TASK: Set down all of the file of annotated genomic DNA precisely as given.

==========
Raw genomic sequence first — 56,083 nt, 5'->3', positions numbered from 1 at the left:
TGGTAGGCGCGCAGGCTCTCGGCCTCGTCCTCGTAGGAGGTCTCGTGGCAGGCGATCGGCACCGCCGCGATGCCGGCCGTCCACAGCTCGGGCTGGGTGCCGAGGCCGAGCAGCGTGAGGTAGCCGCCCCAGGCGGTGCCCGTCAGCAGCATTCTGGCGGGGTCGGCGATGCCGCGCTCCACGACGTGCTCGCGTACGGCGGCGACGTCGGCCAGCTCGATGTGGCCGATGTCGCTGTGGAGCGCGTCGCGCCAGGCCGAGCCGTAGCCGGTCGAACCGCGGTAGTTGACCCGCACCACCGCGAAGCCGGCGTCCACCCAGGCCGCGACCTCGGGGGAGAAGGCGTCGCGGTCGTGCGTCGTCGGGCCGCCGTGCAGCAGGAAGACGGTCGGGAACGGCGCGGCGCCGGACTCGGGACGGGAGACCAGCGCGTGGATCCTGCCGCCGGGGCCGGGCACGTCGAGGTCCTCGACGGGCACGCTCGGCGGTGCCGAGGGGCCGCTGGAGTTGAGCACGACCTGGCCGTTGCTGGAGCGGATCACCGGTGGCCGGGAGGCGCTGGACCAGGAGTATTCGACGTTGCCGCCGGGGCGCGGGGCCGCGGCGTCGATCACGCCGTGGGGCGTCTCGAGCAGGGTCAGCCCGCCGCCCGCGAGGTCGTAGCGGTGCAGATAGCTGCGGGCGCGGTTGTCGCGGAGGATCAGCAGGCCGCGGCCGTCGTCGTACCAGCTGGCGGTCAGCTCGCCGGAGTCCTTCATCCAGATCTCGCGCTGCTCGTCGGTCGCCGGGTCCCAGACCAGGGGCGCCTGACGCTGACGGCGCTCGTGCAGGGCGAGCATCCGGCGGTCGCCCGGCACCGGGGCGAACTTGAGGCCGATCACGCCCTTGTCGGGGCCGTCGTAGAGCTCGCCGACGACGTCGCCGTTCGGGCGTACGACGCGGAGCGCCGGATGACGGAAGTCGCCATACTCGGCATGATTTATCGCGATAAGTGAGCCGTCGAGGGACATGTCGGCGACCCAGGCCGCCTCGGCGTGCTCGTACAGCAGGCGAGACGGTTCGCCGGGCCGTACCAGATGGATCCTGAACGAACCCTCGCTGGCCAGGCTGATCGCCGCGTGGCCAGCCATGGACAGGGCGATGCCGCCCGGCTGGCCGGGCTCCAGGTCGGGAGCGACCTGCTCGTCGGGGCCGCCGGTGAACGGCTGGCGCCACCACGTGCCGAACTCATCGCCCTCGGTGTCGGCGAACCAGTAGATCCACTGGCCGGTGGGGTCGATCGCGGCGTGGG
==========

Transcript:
Raw genomic sequence first — 56,083 nt, 5'->3', positions numbered from 1 at the left:
TGGTAGGCGCGCAGGCTCTCGGCCTCGTCCTCGTAGGAGGTCTCGTGGCAGGCGATCGGCACCGCCGCGATGCCGGCCGTCCACAGCTCGGGCTGGGTGCCGAGGCCGAGCAGCGTGAGGTAGCCGCCCCAGGCGGTGCCCGTCAGCAGCATTCTGGCGGGGTCGGCGATGCCGCGCTCCACGACGTGCTCGCGTACGGCGGCGACGTCGGCCAGCTCGATGTGGCCGATGTCGCTGTGGAGCGCGTCGCGCCAGGCCGAGCCGTAGCCGGTCGAACCGCGGTAGTTGACCCGCACCACCGCGAAGCCGGCGTCCACCCAGGCCGCGACCTCGGGGGAGAAGGCGTCGCGGTCGTGCGTCGTCGGGCCGCCGTGCAGCAGGAAGACGGTCGGGAACGGCGCGGCGCCGGACTCGGGACGGGAGACCAGCGCGTGGATCCTGCCGCCGGGGCCGGGCACGTCGAGGTCCTCGACGGGCACGCTCGGCGGTGCCGAGGGGCCGCTGGAGTTGAGCACGACCTGGCCGTTGCTGGAGCGGATCACCGGTGGCCGGGAGGCGCTGGACCAGGAGTATTCGACGTTGCCGCCGGGGCGCGGGGCCGCGGCGTCGATCACGCCGTGGGGCGTCTCGAGCAGGGTCAGCCCGCCGCCCGCGAGGTCGTAGCGGTGCAGATAGCTGCGGGCGCGGTTGTCGCGGAGGATCAGCAGGCCGCGGCCGTCGTCGTACCAGCTGGCGGTCAGCTCGCCGGAGTCCTTCATCCAGATCTCGCGCTGCTCGTCGGTCGCCGGGTCCCAGACCAGGGGCGCCTGACGCTGACGGCGCTCGTGCAGGGCGAGCATCCGGCGGTCGCCCGGCACCGGGGCGAACTTGAGGCCGATCACGCCCTTGTCGGGGCCGTCGTAGAGCTCGCCGACGACGTCGCCGTTCGGGCGTACGACGCGGAGCGCCGGATGACGGAAGTCGCCATACTCGGCATGATTTATCGCGATAAGTGAGCCGTCGAGGGACATGTCGGCGACCCAGGCCGCCTCGGCGTGCTCGTACAGCAGGCGAGACGGTTCGCCGGGCCGTACCAGATGGATCCTGAACGAACCCTCGCTGGCCAGGCTGATCGCCGCGTGGCCAGCCATGGACAGGGCGATGCCGCCCGGCTGGCCGGGCTCCAGGTCGGGAGCGACCTGCTCGTCGGGGCCGCCGGTGAACGGCTGGCGCCACCACGTGCCGAACTCATCGCCCTCGGTGTCGGCGAACCAGTAGATCCACTGGCCGGTGGGGTCGATCGCGGCGTGGG